Secret agent Steed, working for an unnamed branch of British intelligence, is teamed up with two partners to fight evil plots for world domination, dealing with suspended animation, biological warfare, robotics, and other threats.
A wealthy mystery man named Charlie runs a detective agency via a speakerphone and his personal assistant, John Bosley. His detectives are three beautiful women, who end up in a variety of difficult situations.
The Saint (Sir Roger Moore) is a modern day Robin Hood of sorts. He prevents criminals from succeeding . Where a reward is offered, or the criminals loot is not discovered or "lost", he keeps it to cover his expenses.Simon Templar must always stay one step ahead of the law. Fortunately, his wit, charm, and knowledge of a criminal's ways makes it a fairly easy task.Written by
A version of the car story seen elsewhere says that Jaguar were indeed requested to supply the (then new) E type as an ideal "typically British" steed for Simon Templar, also typically British in the early sixties, Jaguar were bedeviled with strikes and parts supply, and could not deliver on time. Commencement date was looming, and finally Sir Roger Moore volunteered his personal car, the now famed Volvo P1800. Although stylish, it was hardly the racy image needed (post-production gave it the exciting exhaust note). For Volvo, it was a godsend. The P1800 had been selling sluggishly in the UK, suddenly it was "cool", and sales skyrocketed, and as a result, production was extended past the formerly planned finish date. On the rare occasions the vehicle was actually on-location on real streets, it was technically illegal, as the "ST 1" licence plate was registered to another vehicle (the cops turned a blind eye). See more »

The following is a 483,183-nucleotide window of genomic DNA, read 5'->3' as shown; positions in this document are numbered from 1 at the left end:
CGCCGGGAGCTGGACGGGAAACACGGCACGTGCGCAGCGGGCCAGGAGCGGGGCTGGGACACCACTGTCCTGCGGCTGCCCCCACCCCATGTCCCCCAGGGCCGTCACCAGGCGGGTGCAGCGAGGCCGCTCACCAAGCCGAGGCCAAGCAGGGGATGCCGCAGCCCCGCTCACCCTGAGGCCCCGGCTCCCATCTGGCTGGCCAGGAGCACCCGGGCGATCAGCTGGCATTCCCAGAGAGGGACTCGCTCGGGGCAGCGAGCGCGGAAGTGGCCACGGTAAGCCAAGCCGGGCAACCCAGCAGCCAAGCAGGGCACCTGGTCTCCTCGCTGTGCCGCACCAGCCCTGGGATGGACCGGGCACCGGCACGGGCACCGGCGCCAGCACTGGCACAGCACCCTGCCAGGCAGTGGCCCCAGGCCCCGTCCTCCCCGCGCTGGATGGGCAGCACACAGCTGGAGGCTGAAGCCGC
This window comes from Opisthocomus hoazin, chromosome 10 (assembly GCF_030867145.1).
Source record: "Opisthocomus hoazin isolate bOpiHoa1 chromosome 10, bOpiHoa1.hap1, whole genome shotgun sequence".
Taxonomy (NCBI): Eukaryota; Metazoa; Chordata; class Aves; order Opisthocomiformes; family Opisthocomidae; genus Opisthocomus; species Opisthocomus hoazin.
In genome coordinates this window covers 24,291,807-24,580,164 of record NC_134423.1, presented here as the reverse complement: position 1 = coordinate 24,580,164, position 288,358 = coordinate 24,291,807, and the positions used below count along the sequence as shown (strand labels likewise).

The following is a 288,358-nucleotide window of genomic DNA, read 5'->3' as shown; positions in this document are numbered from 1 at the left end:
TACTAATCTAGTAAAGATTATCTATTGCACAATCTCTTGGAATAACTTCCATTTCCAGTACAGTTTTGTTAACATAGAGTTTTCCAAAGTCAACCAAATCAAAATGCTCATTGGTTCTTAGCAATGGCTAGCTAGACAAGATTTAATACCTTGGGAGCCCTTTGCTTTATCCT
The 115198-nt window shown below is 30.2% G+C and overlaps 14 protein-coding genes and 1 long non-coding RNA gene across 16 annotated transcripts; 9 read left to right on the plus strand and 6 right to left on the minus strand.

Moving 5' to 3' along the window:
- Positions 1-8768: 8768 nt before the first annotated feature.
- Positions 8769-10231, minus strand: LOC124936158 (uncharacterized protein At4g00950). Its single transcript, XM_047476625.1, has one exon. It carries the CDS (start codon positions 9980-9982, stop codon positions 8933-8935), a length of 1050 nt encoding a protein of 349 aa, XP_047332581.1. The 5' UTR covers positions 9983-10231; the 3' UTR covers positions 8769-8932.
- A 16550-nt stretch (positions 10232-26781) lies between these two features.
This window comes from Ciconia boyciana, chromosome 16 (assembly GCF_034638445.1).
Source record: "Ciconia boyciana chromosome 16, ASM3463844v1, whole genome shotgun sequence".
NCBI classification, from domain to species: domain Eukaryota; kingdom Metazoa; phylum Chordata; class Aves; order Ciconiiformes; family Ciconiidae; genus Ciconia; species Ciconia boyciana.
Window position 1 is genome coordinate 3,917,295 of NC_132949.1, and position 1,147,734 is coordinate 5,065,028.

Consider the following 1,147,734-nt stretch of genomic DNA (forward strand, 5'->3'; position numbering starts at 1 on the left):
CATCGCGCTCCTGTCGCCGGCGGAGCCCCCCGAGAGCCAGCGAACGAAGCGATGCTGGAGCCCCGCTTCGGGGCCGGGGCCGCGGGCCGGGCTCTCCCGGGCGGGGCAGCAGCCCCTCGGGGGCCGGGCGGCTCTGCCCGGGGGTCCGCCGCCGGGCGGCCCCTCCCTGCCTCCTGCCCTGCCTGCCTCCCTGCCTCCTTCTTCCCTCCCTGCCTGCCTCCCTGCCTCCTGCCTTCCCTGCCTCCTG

I'm 34, and watched Roger Moore as 'The Saint' shown on Cable TV by a Detroit station when I was in high school. He was cool, sophisticated, worldly (it was set all over the globe), and the shows were just plain entertaining in that classic 60's way. My father, who remembered 'The Saint' when it first aired in the early 60's, thought Roger Moore's Saint was a bit of a dandy and a 'fancy boy'. Why? I asked other men in that age group, here in The Great White North to comment, and got the same answer. A fancy, smart-guy, etc... The Saint was ahead of it's time, and the character was the first 'Metrosexual' in TV history, something that many macho head-game types of that era could not handle. Is my theory right, do some research and comment!
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